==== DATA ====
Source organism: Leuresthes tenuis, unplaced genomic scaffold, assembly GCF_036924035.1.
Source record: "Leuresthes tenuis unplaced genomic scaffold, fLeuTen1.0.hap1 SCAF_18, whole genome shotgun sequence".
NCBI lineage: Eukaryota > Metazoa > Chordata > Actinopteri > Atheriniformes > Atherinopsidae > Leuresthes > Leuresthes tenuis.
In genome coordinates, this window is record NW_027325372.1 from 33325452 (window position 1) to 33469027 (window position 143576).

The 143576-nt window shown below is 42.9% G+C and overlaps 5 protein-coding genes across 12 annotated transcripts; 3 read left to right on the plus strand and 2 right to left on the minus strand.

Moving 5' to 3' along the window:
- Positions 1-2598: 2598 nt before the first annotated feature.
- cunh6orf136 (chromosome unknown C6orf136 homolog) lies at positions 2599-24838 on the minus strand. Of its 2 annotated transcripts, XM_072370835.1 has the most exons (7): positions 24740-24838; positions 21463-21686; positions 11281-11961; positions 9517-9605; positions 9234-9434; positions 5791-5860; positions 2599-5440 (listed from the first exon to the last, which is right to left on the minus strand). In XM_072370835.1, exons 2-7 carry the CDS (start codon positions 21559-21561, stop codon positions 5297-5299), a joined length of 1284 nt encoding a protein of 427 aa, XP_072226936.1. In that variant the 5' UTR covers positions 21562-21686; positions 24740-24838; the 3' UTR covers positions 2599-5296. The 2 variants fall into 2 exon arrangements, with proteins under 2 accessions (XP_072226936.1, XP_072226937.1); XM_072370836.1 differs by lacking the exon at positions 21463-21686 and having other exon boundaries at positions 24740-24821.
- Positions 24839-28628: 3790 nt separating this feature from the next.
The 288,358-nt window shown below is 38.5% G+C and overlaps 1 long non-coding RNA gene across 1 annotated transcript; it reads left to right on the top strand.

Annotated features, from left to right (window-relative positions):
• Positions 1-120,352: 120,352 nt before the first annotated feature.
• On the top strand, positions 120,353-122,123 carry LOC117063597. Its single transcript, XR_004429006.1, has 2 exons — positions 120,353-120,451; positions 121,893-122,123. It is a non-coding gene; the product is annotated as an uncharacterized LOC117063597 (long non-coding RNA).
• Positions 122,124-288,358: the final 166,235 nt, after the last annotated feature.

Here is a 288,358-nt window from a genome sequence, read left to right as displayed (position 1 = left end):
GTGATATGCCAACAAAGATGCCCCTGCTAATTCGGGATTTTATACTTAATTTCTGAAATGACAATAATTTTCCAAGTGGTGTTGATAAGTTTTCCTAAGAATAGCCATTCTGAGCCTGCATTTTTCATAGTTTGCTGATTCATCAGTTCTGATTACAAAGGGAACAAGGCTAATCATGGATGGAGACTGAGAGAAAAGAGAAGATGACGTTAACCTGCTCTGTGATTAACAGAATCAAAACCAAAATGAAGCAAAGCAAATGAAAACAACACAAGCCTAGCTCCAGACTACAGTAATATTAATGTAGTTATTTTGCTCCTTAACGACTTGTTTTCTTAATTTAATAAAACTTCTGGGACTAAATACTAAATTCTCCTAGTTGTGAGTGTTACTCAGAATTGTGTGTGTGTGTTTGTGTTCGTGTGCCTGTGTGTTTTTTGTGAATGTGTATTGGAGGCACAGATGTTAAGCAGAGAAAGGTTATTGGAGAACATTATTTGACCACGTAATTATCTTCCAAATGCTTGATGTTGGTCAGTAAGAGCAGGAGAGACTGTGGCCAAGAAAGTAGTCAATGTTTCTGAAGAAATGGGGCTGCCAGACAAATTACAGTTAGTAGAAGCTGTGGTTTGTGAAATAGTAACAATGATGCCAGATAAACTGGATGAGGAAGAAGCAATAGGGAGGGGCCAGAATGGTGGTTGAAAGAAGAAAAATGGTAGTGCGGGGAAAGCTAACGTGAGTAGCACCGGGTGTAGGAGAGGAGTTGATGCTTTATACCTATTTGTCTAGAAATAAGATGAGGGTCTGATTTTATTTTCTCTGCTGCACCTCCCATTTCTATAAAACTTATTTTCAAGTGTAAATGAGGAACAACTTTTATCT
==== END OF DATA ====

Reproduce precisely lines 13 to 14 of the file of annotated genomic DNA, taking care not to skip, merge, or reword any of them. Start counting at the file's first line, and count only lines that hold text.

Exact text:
• On the top strand, positions 120,353-122,123 carry LOC117063597. Its single transcript, XR_004429006.1, has 2 exons — positions 120,353-120,451; positions 121,893-122,123. It is a non-coding gene; the product is annotated as an uncharacterized LOC117063597 (long non-coding RNA).
• Positions 122,124-288,358: the final 166,235 nt, after the last annotated feature.